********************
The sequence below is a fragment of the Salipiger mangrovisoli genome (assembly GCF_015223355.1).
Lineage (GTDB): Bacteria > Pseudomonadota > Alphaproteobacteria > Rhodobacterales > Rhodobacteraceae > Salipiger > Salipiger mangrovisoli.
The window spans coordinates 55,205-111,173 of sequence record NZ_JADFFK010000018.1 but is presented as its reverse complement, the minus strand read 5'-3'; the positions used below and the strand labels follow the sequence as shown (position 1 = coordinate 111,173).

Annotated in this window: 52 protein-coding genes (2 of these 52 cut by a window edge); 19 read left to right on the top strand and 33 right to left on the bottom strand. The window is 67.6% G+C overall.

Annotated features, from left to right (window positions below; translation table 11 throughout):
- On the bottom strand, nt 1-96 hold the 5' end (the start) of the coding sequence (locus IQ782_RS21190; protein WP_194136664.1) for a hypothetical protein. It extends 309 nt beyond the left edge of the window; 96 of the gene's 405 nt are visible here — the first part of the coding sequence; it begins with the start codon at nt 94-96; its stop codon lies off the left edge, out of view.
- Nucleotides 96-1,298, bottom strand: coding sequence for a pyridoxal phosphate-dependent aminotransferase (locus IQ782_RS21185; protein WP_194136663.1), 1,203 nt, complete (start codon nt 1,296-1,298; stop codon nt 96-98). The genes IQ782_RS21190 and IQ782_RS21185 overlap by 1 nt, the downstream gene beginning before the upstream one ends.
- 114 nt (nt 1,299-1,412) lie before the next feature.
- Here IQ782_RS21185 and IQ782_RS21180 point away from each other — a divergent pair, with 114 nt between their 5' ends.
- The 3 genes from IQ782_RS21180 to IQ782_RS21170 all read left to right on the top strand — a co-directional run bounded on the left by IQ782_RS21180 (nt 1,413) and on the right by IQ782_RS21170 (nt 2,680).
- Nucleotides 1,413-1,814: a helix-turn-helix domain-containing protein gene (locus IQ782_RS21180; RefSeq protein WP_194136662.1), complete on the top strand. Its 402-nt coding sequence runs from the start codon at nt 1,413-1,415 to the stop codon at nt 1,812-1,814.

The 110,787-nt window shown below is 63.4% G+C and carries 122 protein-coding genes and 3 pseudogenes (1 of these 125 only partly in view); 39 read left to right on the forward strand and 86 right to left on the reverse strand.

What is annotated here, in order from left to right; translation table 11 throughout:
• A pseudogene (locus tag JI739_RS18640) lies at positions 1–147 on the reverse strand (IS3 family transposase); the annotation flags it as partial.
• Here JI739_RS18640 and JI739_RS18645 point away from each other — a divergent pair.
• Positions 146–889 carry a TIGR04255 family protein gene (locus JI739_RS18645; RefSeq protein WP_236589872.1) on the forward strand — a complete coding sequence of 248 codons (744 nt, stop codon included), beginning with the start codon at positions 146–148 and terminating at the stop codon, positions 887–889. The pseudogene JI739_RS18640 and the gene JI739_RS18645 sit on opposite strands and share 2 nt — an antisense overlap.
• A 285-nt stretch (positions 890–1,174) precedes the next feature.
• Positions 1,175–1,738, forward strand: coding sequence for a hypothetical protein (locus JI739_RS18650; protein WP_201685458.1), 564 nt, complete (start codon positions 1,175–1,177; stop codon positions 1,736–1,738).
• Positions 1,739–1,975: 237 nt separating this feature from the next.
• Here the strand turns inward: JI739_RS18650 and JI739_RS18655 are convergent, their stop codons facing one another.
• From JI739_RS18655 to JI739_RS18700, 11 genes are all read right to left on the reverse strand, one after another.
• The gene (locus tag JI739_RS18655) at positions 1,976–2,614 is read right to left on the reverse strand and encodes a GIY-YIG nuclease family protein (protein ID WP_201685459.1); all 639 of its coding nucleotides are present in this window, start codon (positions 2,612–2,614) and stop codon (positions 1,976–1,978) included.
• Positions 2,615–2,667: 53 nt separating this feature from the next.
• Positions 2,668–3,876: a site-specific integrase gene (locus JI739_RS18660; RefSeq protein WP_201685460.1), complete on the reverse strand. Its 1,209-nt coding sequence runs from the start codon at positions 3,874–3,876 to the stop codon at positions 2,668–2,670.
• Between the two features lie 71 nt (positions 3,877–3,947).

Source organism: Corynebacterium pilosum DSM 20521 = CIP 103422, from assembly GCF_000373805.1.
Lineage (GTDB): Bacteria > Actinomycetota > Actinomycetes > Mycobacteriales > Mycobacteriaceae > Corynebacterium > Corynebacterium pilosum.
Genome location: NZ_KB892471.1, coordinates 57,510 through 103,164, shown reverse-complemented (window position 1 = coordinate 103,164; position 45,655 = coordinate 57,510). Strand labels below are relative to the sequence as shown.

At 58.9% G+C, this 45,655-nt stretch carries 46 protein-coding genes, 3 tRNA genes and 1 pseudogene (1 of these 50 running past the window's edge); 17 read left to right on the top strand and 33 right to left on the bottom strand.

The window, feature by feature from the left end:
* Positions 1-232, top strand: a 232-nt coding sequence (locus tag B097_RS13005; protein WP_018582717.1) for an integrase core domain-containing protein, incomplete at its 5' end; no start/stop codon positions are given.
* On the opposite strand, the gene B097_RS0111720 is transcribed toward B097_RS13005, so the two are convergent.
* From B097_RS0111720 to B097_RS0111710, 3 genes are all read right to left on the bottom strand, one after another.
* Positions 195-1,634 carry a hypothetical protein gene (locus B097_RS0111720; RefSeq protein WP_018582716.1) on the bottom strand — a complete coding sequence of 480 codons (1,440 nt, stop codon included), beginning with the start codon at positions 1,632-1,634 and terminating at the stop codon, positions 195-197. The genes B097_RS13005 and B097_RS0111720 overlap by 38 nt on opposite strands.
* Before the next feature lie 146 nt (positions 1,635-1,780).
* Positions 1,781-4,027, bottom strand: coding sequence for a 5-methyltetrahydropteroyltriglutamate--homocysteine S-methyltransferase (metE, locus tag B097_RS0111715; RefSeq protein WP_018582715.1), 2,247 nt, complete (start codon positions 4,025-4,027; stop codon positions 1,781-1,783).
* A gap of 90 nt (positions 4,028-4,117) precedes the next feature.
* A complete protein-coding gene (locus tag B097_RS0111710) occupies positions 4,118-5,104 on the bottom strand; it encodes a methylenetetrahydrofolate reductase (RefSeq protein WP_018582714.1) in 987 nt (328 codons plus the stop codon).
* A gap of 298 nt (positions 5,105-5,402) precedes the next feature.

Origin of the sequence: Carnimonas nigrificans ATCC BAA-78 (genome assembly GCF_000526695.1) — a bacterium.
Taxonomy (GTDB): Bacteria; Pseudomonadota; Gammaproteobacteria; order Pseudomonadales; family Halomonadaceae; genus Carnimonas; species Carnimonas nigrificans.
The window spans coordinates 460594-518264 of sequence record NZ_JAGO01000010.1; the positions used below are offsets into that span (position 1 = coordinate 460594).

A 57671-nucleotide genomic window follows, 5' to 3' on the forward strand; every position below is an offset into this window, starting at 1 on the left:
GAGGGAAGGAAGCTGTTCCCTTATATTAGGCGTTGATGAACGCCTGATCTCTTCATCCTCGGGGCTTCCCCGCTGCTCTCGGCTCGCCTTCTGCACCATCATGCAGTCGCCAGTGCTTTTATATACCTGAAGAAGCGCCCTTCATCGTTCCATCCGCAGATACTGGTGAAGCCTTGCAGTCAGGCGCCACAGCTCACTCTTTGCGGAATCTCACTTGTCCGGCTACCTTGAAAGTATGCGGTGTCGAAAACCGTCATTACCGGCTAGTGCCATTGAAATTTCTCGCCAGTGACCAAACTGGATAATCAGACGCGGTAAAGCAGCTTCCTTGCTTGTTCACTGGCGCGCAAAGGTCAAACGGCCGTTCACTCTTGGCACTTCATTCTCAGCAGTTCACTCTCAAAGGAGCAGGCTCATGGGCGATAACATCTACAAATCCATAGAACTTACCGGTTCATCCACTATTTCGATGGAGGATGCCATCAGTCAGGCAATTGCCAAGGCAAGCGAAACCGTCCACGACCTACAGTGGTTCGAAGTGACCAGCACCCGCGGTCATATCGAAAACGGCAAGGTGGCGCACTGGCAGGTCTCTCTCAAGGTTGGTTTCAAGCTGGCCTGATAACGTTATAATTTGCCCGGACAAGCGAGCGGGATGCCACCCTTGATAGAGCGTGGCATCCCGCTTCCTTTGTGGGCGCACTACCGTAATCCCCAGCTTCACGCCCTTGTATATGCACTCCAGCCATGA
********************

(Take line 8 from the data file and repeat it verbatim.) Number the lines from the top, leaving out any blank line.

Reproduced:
- 114 nt (nt 1,299-1,412) lie before the next feature.